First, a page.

A group which is working to restore the home of renowned Scottish explorer John Rae has reached its funding target after gaining nearly £15,000 from Orkney Islands Council.
The John Rae Society’s trustees said yesterday they were “overjoyed” after learning of the authority’s decision to offer £14,730 from its community development fund to help renovate and develop the Hall of Clestrain in Orphir, where the scientist, surgeon and adventurer was born in 1813.
The society has contributed £10,830 from its own resources, mainly raised through public donations, towards the ambitious project which is aiming to create an Arctic resource centre to attract global visitors to Orkney.
The venture has also been awarded £3,900 from the Architectural Heritage Fund and the society’s chairman, Andrew Appleby, told the Press and Journal the news meant that he and his colleagues can now move forward with their plans to commemorate the man who discovered the Northwest Passage in Canada in the 1850s.
Project manager Sandra Deans has been at the heart of the group’s endeavours and she explained why the near-£30,000 funding will boost the Hall of Clestrain’s development.
She said: “The release of this essential match funding by the council will enable the society to commission heritage consultants to analyse project viability and assess conservation management.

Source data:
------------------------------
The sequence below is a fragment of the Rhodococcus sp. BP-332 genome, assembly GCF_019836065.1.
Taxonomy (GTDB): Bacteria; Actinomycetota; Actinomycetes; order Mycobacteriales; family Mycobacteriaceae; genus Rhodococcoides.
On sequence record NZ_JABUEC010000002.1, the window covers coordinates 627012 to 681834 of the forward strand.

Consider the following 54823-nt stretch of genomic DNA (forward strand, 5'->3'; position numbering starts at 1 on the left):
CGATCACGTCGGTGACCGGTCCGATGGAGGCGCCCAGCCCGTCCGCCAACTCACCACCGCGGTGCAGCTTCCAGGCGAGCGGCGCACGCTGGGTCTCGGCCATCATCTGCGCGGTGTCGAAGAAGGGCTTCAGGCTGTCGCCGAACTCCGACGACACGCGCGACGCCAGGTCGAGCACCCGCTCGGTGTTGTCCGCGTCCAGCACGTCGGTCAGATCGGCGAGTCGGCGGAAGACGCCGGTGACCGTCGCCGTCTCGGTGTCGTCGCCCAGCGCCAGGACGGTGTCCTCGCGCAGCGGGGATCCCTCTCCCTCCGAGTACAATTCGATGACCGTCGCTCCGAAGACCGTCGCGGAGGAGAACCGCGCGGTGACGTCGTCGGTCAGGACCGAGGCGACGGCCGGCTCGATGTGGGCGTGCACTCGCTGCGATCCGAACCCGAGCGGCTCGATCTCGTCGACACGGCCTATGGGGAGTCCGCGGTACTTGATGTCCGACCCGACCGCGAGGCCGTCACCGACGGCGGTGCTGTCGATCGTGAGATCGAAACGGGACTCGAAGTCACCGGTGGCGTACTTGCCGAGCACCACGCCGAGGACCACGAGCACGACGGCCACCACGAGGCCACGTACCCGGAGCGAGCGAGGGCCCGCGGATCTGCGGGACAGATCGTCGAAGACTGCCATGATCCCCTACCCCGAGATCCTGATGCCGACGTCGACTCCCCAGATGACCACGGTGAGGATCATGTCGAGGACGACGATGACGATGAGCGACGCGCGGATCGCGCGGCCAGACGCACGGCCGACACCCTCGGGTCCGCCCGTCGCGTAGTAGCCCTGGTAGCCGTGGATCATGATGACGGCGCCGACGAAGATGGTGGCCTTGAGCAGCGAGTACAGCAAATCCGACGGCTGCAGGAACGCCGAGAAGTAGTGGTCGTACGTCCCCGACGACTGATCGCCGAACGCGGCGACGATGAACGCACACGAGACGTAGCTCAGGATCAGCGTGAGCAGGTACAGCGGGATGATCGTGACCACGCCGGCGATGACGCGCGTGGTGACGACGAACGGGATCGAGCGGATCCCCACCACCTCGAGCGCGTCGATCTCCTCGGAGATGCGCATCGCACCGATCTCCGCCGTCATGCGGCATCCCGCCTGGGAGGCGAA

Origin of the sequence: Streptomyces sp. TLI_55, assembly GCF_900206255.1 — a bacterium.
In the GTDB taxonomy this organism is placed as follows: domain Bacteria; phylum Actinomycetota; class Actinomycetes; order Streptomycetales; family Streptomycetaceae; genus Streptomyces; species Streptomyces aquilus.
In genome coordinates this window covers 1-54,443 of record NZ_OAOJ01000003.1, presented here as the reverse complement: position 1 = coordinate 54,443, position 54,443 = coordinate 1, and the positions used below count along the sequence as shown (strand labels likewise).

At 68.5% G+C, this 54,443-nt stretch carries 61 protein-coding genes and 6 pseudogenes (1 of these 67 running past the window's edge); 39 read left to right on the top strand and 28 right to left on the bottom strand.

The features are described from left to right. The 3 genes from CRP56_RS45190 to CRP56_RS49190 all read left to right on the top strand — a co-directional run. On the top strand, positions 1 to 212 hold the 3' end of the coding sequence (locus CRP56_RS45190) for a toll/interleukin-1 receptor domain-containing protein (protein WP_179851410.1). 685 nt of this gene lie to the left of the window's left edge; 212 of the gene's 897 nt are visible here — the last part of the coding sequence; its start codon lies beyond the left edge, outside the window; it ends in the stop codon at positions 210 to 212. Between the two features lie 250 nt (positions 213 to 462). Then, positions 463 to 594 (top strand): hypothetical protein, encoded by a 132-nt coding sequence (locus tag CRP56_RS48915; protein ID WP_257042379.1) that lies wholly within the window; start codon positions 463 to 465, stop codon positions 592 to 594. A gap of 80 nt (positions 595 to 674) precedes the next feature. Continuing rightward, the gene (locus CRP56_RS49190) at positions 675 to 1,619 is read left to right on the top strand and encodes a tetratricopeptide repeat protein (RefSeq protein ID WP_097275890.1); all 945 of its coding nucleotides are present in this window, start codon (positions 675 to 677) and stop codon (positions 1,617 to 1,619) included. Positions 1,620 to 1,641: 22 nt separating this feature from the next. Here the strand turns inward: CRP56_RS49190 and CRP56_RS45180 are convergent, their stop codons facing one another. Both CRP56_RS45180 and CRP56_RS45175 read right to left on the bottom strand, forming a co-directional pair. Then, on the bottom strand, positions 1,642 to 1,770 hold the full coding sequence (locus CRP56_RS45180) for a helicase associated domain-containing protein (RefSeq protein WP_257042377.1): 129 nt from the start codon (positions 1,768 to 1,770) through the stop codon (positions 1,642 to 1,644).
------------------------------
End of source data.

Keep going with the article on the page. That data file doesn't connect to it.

”It will also allow us to make further applications to large grant funders such as the National Lottery Heritage Fund and Historic Scotland Repair Fund, which are both highly competitive funding bodies.
”The John Rae Society can now maintain its growing momentum, keeping it on track through these unprecedented times, and potentially attracting large-scale inward investment within the next few years.”
The JRS has previously gained the support of actor, author and broadcaster, Michael Palin, who has thrown his weight behind the campaign to have Rae’s achievements globally acknowledged.
During his gruelling mission in 1854, the explorer and his indigenous companions found the missing link to the first navigable Northwest Passage and became one of the most acclaimed figures in the birth of modern Canada.
He died in 1893 and was buried in St Magnus Cathedral, close to his home on Orkney.